In May, a bipartisan group of two dozen legislators asked the Securities and Exchange Commission to halt Shein’s initial public offering until the company verifies that it does not use coerced labor from the predominantly Muslim Uyghur population.
Why is Shein clothing so cheap?
Saunders stated, “Shein has taken the lead in low prices, which is a result of their low-cost business model and improper labor practices, and the end result is a low price for the consumer, which is crucial.” He calls Shein’s design “real-time fashion.” Shein is capable of designing, prototyping, and shipping products on its own, delivering transitory apparel styles significantly faster and for a lower price than its fast-fashion competitors. According to Saunders, Shein releases as many as 2,000 new items every single day.
“Shein releases a massive amount of new merchandise, and its business model is addictive for consumers,” Saunders explained. There is a distinction between people’s requirements and desires, but we consume far more than we require.
The ethics of fast fashion
As Shein has acquired admirers, it has also attracted critics who are concerned about its environmental impact and dubious business ethics.
“The majority of environmental waste and damage is caused by overconsumption, so to be truly green and sustainable, you want people to purchase less frequently,” Saunders said. “Shein has taken fast fashion to a whole new level, resulting in an enormous amount of unnecessary and disposable consumption, which is not good for the environment.” According to energy and sustainability expert Jasmine Schmidt of the consulting firm ICF, the fast-fashion business model can be harmful to the environment due to the vast amounts of textile waste and natural resources required to produce their products.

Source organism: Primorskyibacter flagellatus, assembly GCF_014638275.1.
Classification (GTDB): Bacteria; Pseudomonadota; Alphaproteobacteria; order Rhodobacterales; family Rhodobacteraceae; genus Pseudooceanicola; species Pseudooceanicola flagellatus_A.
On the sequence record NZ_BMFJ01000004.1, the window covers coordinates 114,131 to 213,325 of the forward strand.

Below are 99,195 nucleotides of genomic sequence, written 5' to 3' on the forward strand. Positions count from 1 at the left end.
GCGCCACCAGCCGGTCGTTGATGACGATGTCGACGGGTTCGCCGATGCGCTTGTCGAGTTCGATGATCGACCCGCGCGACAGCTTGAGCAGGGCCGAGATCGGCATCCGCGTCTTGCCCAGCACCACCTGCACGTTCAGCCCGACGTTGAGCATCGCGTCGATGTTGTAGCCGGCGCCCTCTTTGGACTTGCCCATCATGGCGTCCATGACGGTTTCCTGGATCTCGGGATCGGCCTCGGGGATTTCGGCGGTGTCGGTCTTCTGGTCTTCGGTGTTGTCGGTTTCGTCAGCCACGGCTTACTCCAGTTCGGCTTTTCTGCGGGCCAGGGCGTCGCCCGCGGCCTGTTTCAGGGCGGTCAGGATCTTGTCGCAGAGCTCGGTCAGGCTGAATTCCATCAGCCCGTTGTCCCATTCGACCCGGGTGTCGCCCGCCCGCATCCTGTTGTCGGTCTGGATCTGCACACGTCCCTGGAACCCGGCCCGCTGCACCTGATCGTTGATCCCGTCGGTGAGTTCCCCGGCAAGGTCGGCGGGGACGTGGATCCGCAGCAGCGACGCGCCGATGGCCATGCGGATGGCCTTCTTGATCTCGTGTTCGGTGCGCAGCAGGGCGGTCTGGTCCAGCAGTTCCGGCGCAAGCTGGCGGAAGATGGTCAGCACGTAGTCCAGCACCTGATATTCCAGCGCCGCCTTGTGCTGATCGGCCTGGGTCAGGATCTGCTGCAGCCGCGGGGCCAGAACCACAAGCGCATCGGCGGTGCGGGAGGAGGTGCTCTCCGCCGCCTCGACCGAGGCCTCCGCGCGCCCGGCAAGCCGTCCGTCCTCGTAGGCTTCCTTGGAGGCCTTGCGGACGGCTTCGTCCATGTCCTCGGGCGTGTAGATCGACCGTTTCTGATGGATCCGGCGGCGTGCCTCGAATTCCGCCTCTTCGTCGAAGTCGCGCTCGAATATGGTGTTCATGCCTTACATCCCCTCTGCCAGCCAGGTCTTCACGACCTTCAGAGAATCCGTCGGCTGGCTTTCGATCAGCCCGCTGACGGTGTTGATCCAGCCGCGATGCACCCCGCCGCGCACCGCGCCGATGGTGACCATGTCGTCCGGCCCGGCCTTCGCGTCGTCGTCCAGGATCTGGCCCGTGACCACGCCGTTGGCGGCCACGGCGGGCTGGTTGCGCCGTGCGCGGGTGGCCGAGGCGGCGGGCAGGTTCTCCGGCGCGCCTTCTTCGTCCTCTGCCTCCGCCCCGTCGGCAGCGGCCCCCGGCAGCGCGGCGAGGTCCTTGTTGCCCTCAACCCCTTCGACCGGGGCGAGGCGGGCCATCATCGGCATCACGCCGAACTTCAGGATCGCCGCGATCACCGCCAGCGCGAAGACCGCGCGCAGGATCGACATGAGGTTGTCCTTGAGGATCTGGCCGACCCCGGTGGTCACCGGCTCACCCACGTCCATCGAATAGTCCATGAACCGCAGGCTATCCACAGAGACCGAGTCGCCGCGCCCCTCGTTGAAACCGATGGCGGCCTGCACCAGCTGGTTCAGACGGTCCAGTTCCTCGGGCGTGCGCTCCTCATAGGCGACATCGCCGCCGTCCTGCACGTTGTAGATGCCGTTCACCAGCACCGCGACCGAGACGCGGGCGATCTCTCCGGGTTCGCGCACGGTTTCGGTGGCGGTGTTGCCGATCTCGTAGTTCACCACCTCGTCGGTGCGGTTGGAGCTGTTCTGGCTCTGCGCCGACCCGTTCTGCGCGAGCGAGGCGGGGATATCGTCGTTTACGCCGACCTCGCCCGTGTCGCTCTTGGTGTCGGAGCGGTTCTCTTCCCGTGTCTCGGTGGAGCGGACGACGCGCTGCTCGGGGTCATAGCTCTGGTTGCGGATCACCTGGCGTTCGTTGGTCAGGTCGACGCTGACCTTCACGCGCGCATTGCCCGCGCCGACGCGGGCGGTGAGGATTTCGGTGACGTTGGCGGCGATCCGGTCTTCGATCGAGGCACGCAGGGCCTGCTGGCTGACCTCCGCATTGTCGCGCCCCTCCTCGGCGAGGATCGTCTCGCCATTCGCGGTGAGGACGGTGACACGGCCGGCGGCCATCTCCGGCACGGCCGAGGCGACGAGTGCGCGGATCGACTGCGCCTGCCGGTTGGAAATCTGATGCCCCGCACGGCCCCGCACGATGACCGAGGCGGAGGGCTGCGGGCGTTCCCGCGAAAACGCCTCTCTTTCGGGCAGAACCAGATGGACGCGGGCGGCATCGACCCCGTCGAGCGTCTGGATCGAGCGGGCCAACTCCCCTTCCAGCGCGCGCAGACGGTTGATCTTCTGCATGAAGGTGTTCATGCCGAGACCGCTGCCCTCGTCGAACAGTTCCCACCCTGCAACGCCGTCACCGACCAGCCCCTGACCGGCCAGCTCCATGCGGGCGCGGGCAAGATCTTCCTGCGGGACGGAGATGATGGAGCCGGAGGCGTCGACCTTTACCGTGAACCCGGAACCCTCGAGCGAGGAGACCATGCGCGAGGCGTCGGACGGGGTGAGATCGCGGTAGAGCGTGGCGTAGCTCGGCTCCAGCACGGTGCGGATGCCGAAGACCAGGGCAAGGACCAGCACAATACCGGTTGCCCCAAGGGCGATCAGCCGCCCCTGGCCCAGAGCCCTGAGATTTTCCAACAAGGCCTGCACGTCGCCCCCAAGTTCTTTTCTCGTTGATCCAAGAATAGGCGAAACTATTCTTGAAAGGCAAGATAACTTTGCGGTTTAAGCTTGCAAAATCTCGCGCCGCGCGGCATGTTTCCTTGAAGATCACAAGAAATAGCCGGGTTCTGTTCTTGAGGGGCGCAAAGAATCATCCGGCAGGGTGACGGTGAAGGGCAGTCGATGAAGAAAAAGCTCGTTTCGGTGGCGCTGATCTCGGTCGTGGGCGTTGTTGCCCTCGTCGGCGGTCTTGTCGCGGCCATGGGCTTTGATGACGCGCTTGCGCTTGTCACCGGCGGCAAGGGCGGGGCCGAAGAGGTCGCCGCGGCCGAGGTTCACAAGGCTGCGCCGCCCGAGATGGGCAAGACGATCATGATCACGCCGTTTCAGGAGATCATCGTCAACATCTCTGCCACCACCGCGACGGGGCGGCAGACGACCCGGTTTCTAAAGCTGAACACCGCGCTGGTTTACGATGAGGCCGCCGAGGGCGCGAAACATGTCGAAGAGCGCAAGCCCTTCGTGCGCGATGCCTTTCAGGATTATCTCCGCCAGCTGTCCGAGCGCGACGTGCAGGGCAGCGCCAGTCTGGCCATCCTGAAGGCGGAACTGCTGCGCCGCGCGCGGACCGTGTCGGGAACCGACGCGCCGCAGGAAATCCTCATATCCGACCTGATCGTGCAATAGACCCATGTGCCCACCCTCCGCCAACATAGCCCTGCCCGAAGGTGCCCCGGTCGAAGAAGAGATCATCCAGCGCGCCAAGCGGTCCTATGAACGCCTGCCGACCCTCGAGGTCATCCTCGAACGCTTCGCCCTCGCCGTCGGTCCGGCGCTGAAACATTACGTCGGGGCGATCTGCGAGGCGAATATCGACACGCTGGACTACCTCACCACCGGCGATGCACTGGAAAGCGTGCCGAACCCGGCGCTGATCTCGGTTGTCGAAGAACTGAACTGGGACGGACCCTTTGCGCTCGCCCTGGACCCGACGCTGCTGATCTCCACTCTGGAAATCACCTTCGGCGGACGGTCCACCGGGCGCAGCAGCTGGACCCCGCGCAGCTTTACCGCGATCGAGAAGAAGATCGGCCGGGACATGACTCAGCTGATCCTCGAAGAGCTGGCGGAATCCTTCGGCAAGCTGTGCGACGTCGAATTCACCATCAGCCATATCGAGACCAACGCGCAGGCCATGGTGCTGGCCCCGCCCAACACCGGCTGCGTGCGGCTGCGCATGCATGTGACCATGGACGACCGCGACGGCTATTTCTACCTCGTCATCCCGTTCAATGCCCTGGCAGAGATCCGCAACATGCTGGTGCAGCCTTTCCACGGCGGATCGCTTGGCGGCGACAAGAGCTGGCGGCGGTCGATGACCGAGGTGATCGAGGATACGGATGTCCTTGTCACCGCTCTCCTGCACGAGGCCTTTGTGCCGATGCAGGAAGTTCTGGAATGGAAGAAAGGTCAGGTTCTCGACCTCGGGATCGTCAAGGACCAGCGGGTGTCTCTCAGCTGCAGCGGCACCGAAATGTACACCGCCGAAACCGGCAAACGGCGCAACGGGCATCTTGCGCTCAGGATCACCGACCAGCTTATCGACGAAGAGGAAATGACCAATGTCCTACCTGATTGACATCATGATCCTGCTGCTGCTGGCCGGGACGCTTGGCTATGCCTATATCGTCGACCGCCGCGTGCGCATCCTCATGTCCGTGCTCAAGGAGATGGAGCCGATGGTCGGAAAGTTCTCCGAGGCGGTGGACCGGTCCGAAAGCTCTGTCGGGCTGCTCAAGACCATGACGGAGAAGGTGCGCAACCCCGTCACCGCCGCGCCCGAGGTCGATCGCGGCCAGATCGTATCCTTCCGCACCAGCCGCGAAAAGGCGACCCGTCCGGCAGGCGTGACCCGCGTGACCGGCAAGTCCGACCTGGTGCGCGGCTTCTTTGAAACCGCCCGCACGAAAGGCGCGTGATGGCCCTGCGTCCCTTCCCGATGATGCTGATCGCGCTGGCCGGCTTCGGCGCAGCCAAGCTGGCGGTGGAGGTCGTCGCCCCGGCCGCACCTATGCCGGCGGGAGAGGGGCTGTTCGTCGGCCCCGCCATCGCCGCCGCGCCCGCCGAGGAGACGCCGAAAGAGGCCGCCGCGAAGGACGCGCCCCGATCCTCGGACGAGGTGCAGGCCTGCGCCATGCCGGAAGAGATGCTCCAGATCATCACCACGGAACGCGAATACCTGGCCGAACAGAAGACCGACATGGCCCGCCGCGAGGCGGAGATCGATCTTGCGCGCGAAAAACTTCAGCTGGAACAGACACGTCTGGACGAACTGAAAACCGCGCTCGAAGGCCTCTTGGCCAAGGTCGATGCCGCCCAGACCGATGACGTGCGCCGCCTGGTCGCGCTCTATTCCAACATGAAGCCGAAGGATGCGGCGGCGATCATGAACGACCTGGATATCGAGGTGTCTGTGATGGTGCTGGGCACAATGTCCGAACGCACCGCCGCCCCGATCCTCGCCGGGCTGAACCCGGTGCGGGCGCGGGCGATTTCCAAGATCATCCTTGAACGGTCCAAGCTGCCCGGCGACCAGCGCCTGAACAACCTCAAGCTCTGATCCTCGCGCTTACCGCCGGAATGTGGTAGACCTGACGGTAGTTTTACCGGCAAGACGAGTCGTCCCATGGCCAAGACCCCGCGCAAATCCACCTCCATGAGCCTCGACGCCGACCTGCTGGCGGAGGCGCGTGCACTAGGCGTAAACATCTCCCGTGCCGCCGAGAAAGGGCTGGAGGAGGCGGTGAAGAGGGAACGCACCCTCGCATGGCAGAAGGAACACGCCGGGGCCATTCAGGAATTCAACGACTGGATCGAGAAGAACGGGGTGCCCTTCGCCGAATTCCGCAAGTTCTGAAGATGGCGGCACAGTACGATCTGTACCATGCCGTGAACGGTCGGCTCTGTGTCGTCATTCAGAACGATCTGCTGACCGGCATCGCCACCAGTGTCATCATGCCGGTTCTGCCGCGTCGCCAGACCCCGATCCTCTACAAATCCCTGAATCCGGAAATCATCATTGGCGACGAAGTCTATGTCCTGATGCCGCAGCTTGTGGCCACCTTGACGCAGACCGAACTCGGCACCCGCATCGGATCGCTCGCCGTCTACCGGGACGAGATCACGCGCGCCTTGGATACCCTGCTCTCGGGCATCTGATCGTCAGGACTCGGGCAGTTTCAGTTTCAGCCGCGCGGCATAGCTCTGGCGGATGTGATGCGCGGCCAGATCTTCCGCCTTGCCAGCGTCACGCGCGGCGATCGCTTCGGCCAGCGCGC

According to Schmidt, textile waste has multiplied since 2000 and the United States and Europe produce 90 million tons annually. She added that less than 1% of this apparel is recycled. Schmidt stated that Shein’s lack of transparency is one of the company’s major problems. They are one of the largest private corporations, but they do not disclose their production volume, where they source their materials, or their emissions.